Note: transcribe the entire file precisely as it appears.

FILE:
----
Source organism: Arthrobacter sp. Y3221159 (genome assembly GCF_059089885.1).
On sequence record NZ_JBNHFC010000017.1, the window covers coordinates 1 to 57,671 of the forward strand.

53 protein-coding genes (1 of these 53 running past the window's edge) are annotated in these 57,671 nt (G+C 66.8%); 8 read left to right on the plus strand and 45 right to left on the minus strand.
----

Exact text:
Source organism: Arthrobacter sp. Y3221159 (genome assembly GCF_059089885.1).
On sequence record NZ_JBNHFC010000017.1, the window covers coordinates 1 to 57,671 of the forward strand.

53 protein-coding genes (1 of these 53 running past the window's edge) are annotated in these 57,671 nt (G+C 66.8%); 8 read left to right on the plus strand and 45 right to left on the minus strand.